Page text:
But the situation is complicated and the strength of the metaphor diminished by the position of the one group of human players who have been, it might be argued, affected most substantially by colonialism—the Natives. While white environmentalists frequently argue for the preservation of Natives’ traditional relationships with the land—relationships they cite as a model for their own practice— the working relationship between Natives and environmentalists is often rocky. Just as Kennedy’s representation of Canada as "one of the prettiest and wildest [places] on earth" fails to take into account the places where most Canadians live, urban environmentalists can be accused of constructing an idealistic view of native existence which ignores Natives’ necessary implication in the dominant economy. In the context of these conflicted relationships it is somewhat surprising, perhaps, that when, in 1993, Kennedy waded into an acrimonious debate between Natives and environmentalists in Clayoquot Sound, he quickly won the support of the Natives.7 The symbolic alliance was to be cemented in a trip planned for the following summer, in which Kennedy and a group of Natives would travel down the coast from Clayoquot Sound to Los Angeles in a 52-foot dugout canoe called The Spirit of Unity—a pointed reminder, presumably, that, where ecology is concerned, national borders are quite simply irrelevant.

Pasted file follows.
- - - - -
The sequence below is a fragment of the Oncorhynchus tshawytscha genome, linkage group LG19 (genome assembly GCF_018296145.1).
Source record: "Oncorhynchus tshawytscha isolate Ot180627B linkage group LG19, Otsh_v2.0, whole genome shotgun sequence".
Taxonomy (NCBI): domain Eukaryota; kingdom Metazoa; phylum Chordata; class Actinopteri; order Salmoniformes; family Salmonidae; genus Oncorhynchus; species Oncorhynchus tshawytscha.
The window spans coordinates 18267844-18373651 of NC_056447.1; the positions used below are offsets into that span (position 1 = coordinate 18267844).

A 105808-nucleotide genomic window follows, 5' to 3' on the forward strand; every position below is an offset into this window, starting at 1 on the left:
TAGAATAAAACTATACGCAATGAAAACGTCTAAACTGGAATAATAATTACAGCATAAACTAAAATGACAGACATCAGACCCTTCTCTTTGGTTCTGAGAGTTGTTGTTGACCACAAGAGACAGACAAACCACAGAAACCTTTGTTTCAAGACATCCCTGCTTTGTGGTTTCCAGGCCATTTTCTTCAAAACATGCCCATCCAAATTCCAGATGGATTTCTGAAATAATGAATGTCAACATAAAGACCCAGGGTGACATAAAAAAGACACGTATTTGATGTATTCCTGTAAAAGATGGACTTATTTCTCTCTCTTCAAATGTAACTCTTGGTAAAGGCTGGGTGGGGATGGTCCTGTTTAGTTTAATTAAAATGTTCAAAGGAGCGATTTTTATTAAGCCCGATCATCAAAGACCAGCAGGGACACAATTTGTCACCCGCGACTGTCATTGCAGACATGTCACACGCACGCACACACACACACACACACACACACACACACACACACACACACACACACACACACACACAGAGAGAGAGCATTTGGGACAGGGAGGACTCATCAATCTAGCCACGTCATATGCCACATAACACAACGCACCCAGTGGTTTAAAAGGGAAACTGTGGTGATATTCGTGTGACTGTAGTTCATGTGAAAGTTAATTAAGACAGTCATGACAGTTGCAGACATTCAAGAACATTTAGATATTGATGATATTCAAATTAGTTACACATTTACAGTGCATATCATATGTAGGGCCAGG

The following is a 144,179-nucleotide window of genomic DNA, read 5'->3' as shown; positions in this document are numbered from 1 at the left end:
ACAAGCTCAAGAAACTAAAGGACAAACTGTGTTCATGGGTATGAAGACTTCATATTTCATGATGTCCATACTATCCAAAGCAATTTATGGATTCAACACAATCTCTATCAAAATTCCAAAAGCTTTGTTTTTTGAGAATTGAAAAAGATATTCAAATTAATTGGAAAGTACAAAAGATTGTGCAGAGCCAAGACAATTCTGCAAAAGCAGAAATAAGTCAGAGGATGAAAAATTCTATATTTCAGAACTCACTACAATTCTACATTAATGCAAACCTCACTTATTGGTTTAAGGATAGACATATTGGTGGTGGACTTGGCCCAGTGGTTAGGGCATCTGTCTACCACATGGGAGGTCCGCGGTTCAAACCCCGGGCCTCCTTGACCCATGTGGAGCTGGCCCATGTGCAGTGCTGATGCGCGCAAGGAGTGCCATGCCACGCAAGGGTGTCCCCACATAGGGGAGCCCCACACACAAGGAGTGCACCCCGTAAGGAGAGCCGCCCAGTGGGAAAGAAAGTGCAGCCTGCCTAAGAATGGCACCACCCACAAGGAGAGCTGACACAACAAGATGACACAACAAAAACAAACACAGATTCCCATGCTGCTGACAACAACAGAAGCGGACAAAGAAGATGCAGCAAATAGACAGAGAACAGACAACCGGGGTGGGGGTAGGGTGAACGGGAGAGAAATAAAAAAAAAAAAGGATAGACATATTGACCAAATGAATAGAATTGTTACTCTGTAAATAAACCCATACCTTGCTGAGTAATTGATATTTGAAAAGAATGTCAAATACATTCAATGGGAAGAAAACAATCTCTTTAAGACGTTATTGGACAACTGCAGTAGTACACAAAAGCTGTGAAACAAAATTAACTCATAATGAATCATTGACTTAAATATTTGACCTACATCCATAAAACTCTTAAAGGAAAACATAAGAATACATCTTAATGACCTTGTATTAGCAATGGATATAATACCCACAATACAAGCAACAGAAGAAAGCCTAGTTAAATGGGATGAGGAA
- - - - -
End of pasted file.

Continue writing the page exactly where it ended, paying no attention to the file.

The conflicts just described indicate otherwise, however, suggesting that while the laws of ecology may transcend borders, the territories they define are circumscribed—practically and discursively—by the political bodies that claim sovereignty over them. That the politics of ecology should be both shaped and constrained by practical issues of sovereignty is not surprising; less obvious but equally important to acknowledge is the extent to which ecology as a science has, since its inception, been framed by these issues.